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- Tous > Medicine Access and Rational Use > Antimicrobial Drug Resistance
- Tous > Medicine Access and Rational Use > Rational Use
- Mots-clés > antibiotic stewardship interventions
- Mots-clés > antibiotics - non prescribed use
- Mots-clés > antibiotics - pattern of consumption
- Mots-clés > antibiotics - use
- Mots-clés > antimicrobial
- Mots-clés > antimicrobial resistance (AMR)
- Mots-clés > cohort studies
- Mots-clés > non-prescription medicines
- Mots-clés > prescribing practices
- Mots-clés > rational prescribing - interventions
(2018; 15 pages)
Objective: To review the effectiveness of antibiotic stewardship interventions in hospitals in low- and middle-income countries.
Methods: We searched MEDLINE®, Embase®, Cochrane Central Register of Controlled Trials and regional indexes for studies of interventions to improve appropriate prescribing and use of antibiotics for hospitalized patients in low- and middle-income countries. We included controlled trials, controlled before-and-after studies and interrupted time-series studies published up to December 2017. We report prescribing, clinical and microbiological outcomes using a narrative approach.
Findings: We screened 7342 original titles and abstracts, assessed 241 full-text articles and included 27 studies from 2 low-income and 11 middle-income countries. We found a medium (11 studies) or high risk (13 studies) of bias. Generally, all types of interventions (structural, persuasive and enabling) and intervention bundles were reported to improve prescribing and clinical outcomes. However, the studied interventions and reported outcomes varied widely. The most frequent intervention was procalcitonin-guided antibiotic treatment (8 of 27 studies, all randomized controlled trials). The intervention was associated with a relative risk for patients receiving antibiotics ranging between 0.40 and 0.87.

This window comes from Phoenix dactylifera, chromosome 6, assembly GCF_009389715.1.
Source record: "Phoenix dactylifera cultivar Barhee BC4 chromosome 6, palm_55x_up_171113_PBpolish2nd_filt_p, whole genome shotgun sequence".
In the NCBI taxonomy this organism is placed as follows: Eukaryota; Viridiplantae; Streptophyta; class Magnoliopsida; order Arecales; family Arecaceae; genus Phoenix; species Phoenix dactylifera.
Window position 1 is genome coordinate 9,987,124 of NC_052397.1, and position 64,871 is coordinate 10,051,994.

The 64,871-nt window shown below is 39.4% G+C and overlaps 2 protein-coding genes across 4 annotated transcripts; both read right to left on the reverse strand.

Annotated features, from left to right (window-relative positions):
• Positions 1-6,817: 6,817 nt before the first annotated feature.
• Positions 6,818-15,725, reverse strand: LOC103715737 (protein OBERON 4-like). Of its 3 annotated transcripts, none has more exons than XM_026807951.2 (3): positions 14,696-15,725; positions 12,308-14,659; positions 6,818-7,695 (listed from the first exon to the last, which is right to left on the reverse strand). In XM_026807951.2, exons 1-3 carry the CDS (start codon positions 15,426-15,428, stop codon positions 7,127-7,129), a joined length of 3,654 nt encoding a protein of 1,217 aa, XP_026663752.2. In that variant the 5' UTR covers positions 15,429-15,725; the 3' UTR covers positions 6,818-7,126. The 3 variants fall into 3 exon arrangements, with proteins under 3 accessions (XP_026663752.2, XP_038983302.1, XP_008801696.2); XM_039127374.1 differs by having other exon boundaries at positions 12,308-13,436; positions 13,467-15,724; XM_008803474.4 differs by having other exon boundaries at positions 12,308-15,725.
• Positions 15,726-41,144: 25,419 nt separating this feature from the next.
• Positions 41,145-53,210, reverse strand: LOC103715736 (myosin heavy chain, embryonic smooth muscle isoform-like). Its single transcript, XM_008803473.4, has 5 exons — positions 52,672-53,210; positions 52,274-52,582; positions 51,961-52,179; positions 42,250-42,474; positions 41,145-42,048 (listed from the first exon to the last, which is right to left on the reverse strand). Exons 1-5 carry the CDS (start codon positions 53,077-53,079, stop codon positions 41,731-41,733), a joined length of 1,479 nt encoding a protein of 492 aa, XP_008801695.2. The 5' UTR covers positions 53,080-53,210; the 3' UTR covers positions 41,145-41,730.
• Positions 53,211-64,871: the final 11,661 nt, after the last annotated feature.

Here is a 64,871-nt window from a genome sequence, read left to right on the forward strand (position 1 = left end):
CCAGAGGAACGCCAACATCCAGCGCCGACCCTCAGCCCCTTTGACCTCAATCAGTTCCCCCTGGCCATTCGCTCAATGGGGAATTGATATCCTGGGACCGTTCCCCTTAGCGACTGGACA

Conclusion: The majority of studies reported a positive effect of hospital antibiotic stewardship interventions. However, we cannot draw general conclusions about the effectiveness of such interventions in low- and middle-income countries because of low study quality, heterogeneity of interventions and outcomes, and under-representation of certain settings. To strengthen the evidence base, action needs to be taken to address these shortcomings.